The Eight Traits of Successful Developers: Trait #6
Developers often use the word “value.” Sometimes they’ll talk about creating value, and other times they’ll talk about extracting value. In land development, a project must add or provide value to be a success.
This seems so obvious, but many less-than-successful developers skip the critical step of defining the value they intend to redeem. In turn their consulting teams assume what value the developer wants to achieve. This circle of ignorance can and does lead to confusion, wasted time and resources, mismatched relationships, and projects that don’t optimize the value the developer wanted.
The Eight Traits of Successful Developers: Trait #5
I once knew a fisherman and developer named Don. He found a community he wanted to both work in and live in, a place filled with natural beauty, plentiful water, great fundamentals for growth, and great fishing of course.
The Eight Traits of Successful Developers: Trait #4
Once upon a time there was a local developer named Doug. He found property he liked and was well-suited to his product. He did his research on the dirt. He hunted for the problems that might be hidden. He purchased this piece of undeveloped land and felt confident.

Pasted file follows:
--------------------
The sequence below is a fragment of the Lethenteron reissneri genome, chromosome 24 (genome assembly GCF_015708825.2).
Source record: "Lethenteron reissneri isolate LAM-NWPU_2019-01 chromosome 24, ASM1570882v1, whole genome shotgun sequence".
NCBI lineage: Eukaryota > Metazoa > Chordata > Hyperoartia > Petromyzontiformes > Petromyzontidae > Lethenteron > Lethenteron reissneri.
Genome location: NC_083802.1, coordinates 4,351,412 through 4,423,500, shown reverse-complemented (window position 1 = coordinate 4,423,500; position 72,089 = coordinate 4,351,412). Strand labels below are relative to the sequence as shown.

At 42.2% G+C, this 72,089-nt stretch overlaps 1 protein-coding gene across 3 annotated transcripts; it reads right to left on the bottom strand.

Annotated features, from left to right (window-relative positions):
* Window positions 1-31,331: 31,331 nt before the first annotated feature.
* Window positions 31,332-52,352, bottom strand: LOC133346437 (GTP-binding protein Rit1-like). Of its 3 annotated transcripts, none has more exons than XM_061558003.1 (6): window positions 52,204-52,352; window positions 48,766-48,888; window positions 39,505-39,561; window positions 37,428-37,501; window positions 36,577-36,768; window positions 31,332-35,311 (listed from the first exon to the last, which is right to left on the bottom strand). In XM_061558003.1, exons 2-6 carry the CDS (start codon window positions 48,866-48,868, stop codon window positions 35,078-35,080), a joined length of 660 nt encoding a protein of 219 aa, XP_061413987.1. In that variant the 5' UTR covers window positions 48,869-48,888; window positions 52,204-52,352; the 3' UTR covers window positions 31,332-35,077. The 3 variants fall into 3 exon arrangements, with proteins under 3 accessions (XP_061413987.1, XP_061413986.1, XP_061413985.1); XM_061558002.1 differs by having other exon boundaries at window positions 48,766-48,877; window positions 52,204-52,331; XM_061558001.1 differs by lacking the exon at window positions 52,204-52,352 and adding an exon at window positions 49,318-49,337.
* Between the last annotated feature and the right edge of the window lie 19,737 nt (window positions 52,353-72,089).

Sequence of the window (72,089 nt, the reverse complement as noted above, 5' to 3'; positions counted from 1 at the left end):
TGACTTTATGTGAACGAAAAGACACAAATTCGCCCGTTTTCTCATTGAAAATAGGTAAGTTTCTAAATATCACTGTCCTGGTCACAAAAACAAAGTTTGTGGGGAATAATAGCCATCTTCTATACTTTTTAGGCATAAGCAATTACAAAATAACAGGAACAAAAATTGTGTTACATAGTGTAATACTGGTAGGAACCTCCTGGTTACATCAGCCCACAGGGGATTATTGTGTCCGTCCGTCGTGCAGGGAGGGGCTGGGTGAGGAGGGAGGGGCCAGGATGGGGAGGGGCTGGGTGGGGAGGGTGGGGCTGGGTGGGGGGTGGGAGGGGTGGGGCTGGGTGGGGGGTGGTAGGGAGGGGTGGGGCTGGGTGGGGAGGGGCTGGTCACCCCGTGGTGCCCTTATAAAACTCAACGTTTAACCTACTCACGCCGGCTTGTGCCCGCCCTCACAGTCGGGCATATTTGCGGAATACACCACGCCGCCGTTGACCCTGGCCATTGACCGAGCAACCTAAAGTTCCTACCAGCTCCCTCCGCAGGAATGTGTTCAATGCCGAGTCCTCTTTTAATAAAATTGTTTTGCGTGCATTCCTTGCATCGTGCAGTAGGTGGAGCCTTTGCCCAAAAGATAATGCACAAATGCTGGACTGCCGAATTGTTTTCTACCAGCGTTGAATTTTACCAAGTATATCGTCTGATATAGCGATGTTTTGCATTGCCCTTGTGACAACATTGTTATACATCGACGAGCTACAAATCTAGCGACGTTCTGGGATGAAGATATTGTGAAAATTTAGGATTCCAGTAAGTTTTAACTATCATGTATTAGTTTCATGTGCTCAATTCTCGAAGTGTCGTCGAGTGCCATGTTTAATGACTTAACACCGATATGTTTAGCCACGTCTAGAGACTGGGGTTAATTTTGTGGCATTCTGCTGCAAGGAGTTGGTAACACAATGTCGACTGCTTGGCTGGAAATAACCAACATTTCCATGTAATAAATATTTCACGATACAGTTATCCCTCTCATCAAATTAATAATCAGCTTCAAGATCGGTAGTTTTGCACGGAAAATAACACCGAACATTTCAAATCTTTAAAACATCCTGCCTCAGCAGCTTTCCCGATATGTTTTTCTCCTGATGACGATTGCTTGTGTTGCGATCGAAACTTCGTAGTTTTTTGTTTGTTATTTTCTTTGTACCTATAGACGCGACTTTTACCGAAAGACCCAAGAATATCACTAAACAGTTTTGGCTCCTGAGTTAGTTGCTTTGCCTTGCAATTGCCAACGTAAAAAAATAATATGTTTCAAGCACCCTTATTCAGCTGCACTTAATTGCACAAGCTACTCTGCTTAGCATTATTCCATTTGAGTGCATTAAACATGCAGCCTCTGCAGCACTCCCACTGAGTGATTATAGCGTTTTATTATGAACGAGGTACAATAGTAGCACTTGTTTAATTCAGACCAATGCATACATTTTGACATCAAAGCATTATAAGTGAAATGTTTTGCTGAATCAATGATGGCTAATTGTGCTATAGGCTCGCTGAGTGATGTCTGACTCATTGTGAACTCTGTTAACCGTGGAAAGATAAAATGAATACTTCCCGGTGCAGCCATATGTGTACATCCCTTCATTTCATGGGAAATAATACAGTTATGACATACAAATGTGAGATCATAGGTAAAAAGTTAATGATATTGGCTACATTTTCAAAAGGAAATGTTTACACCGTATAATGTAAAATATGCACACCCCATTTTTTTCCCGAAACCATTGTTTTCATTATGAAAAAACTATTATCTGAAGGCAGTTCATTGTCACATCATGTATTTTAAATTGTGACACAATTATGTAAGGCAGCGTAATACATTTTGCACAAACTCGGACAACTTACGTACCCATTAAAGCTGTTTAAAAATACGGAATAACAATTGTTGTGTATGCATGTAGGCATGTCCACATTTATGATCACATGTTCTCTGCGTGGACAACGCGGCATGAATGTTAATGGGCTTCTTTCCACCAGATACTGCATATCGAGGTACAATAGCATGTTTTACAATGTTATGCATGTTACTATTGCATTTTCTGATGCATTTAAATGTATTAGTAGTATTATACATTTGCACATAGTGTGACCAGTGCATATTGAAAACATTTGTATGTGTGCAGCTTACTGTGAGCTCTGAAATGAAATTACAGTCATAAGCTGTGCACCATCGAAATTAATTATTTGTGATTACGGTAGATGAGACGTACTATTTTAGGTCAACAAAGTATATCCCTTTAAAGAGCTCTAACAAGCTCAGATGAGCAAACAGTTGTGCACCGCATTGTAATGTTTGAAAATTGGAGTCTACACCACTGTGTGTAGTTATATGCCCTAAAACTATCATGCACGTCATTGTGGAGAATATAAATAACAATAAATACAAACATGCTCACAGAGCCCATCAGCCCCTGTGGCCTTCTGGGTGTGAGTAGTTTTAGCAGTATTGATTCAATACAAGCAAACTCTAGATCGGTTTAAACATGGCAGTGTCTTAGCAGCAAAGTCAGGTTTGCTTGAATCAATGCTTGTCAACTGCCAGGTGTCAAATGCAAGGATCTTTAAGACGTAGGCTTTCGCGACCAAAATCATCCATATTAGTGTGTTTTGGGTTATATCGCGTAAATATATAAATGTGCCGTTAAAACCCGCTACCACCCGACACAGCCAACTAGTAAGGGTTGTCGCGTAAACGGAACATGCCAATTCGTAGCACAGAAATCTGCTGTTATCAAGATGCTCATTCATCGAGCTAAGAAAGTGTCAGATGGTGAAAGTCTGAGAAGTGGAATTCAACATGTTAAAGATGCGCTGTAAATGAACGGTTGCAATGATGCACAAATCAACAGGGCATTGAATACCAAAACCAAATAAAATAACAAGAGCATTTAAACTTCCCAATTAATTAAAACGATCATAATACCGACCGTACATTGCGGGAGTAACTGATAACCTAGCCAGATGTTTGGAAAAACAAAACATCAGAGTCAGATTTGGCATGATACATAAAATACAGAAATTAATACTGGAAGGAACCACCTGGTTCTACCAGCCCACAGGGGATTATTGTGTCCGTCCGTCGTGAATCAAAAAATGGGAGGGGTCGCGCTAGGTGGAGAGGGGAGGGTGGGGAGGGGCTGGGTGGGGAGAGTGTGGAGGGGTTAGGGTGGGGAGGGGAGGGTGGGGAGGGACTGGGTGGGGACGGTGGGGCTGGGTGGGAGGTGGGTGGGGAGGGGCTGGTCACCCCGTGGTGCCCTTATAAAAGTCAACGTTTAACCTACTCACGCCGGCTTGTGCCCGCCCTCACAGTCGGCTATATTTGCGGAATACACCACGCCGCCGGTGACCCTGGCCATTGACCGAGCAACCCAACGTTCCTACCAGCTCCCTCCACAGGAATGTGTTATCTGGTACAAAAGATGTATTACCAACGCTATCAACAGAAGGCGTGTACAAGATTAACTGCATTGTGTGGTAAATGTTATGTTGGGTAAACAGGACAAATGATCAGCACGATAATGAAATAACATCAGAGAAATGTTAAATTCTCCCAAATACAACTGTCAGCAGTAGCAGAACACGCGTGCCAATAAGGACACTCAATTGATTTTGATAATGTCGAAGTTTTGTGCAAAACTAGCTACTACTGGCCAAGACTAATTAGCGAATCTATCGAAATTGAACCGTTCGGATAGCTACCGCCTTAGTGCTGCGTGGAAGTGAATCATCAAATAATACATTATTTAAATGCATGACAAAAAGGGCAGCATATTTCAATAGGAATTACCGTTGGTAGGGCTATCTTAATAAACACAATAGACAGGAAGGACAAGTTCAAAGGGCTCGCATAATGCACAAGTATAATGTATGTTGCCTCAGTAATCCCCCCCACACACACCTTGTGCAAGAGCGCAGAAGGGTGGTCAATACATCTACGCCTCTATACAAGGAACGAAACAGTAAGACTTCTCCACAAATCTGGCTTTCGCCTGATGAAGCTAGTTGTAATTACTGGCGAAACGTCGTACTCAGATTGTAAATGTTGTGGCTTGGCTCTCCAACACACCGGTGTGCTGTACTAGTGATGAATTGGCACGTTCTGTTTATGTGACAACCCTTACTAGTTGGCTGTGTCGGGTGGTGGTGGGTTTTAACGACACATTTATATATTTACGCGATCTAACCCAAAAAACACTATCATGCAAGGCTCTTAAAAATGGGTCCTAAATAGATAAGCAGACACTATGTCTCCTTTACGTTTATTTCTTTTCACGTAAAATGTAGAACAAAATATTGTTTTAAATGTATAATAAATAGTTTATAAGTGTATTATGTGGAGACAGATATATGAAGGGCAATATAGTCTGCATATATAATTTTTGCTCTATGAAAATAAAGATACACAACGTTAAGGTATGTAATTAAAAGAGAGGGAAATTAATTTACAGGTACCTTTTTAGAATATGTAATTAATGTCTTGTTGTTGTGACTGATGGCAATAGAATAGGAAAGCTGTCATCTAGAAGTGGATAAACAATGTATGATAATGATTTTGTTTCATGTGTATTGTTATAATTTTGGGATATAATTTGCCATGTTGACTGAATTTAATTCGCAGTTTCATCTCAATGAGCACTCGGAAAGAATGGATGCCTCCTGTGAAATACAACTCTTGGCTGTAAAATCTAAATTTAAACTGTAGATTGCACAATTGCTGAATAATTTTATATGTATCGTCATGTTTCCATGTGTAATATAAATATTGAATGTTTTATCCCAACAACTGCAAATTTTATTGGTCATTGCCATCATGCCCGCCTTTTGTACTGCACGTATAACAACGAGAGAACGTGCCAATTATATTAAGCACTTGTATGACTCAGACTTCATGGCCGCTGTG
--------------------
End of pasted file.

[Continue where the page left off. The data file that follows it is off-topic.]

The Eight Traits of Successful Developers: Trait #3
This is the second installment in my blog series about the Eight Traits of Successful Developers. In the first post I discussed the first two traits: “Successful developers don’t fall in love too soon” and “Successful developers find the problem.” In this post I will discuss how successful developers understand that consultants must be realists rather than optimists – they must be thorough and candid. This trait is third in the series because I believe it helps developers succeed at trait number two.
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